ABSTRACT: The vast majority of the world’s population is infected with Herpes simplex virus (HSV). Although antiviral therapy can reduce the incidence of reactivation and asymptomatic viral shedding and limits morbidity and mortality from active disease, it cannot cure infection. Therefore, the development of an effective vaccine is an important global health priority. In this study, the induction of IFN-γ production was compared in different herpes simplex virus 1 (HSV-1) vaccines. Glycoprotein D (gD1) as a major immunogenic HSV-1 glycoprotein was chosen to our study. Balb/c mice were administered with DNA vaccine encoding gD1, subunit glycoprotein vaccine including insect cells infected by a gD1 recombinant Baculovirus, prime DNA vaccine boosted by subunit glycoprotein vaccine, inactivated KOS strain as a positive control, pcDNA3 plasmid and Sf9 cells as negative controls. Evaluation tests showed that the amount of IFN-γ mRNA at 8, 16 and 32 hours after restimulation sharply decreased whereas, the IFN-γ protein level is significantly increased. Our results revealed that at 14 days after immunization IFN-γ secretion of stimulated cells in all of the vaccinated groups dramatically raised rather than secreted IFN-γ levels in mice that were analyzed at 7 days after vaccination. In comparison to other groups; Prime-Boost immunization dramatically caused vigorous and prompt IFN-γ production at 7 days after immunization and 8 hours after restimulation.
    Molecular Biology 06/2009; 43(3):388-393. DOI:10.1134/S0026893309030066 · 0.74 Impact Factor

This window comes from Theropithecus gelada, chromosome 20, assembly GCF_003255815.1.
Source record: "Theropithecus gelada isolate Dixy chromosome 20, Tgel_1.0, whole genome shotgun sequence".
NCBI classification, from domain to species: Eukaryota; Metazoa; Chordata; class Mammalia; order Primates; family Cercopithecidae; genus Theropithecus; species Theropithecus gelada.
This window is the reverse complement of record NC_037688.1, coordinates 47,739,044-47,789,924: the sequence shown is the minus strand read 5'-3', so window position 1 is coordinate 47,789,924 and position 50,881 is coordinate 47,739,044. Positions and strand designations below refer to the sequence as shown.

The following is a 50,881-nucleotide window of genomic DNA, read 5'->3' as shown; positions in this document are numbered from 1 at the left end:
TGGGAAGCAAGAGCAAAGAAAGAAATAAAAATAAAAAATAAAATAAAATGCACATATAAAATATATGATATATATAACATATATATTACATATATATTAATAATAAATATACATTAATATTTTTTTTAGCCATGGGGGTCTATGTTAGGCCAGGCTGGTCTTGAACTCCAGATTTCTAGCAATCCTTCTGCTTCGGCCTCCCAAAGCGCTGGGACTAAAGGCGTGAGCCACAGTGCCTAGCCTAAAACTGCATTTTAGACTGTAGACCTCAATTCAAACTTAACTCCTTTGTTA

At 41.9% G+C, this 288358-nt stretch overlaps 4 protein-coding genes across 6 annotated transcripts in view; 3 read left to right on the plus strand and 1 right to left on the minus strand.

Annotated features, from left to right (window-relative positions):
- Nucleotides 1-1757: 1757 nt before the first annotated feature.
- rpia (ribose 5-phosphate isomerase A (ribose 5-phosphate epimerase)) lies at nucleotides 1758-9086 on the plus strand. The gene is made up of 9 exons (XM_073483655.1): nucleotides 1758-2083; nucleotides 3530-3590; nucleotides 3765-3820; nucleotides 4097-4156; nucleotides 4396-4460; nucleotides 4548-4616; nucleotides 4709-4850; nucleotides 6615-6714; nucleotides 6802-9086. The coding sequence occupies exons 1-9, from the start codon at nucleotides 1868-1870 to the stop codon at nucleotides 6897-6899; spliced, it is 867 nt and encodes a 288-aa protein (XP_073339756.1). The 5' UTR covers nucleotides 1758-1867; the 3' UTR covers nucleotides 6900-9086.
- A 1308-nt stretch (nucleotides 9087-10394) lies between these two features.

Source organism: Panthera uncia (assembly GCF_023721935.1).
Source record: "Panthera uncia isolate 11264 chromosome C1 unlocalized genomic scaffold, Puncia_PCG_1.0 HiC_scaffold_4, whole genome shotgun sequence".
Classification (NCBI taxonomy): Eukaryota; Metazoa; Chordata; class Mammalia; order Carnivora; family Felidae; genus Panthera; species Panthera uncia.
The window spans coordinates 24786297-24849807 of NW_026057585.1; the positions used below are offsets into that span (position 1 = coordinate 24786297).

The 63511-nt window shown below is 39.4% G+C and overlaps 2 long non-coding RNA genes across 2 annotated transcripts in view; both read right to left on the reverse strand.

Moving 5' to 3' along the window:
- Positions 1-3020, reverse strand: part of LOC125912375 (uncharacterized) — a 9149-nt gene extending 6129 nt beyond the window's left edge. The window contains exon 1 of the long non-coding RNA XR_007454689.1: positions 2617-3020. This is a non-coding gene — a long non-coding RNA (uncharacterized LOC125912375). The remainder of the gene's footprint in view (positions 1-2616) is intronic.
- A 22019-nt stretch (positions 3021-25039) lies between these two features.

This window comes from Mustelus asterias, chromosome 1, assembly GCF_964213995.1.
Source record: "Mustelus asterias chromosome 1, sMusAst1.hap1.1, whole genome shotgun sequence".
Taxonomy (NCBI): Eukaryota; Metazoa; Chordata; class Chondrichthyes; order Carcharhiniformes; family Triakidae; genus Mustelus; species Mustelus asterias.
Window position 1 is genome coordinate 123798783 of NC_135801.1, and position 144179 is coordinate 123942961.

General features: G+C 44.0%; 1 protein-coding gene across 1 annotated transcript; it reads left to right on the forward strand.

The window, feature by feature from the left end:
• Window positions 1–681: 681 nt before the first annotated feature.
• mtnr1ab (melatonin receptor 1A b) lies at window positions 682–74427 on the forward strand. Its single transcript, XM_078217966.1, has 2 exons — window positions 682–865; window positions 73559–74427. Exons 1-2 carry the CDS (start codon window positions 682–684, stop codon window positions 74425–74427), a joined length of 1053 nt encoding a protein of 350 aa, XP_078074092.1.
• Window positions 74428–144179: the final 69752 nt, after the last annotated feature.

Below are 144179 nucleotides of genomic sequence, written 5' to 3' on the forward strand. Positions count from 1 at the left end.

• Source
    [Show abstract] [Hide abstract]
    ABSTRACT: It has been reported that acute morphine administration modulates innate immune response to herpes simplex virus 1 (HSV-1) infection. In this study, the effect of acute morphine on innate resistance and its probable mechanisms in increasing the mortality rate during HSV-1 infection were investigated. Mice were infected with HSV-1 24 h prior to different doses of morphine or saline administration and the mortality rate was recorded. Spleen cells were obtained from morphine- or saline-treated mice, then natural killer (NK) cell activity and interferon-gamma (IFN-gamma) production were evaluated. The effect of morphine on white blood cells' capacity to induce protection against HSV-1 infection was evaluated by adoptive transfer of spleen cells to cyclophosphamide-treated mice that were previously infected with HSV-1. Furthermore, in a separate experiment, a different group of mice received corticosterone 24 h after HSV-1 infection. Mortality rate in high-dose acute morphine-treated mice increased significantly compared to saline-treated mice (p = 0.035). NK cell cytotoxicity and IFN-gamma mRNA levels also showed a significant reduction compared to those of control groups (p < 0.001 and p = 0.014, respectively). Corticosterone administration reduces innate resistance against HSV-1 infection compared to saline-treated mice (p = 0.044). Furthermore, adoptive transfer of normal but not morphine-treated spleen cells induces resistance against HSV infection in cyclophosphamide-injected mice (p = 0.009). The current study shows that acute morphine administration reduces white blood cells' capability to induce protection against HSV-1 infection via suppression of IFN-gamma production and NK cells activity. This may be due to the increase in corticosteroids. Further studies are needed to test the effect of acute morphine on other immune cells.
    NeuroImmunoModulation 01/2007; 14(1):16-23. DOI:10.1159/000107284 · 1.78 Impact Factor
Show more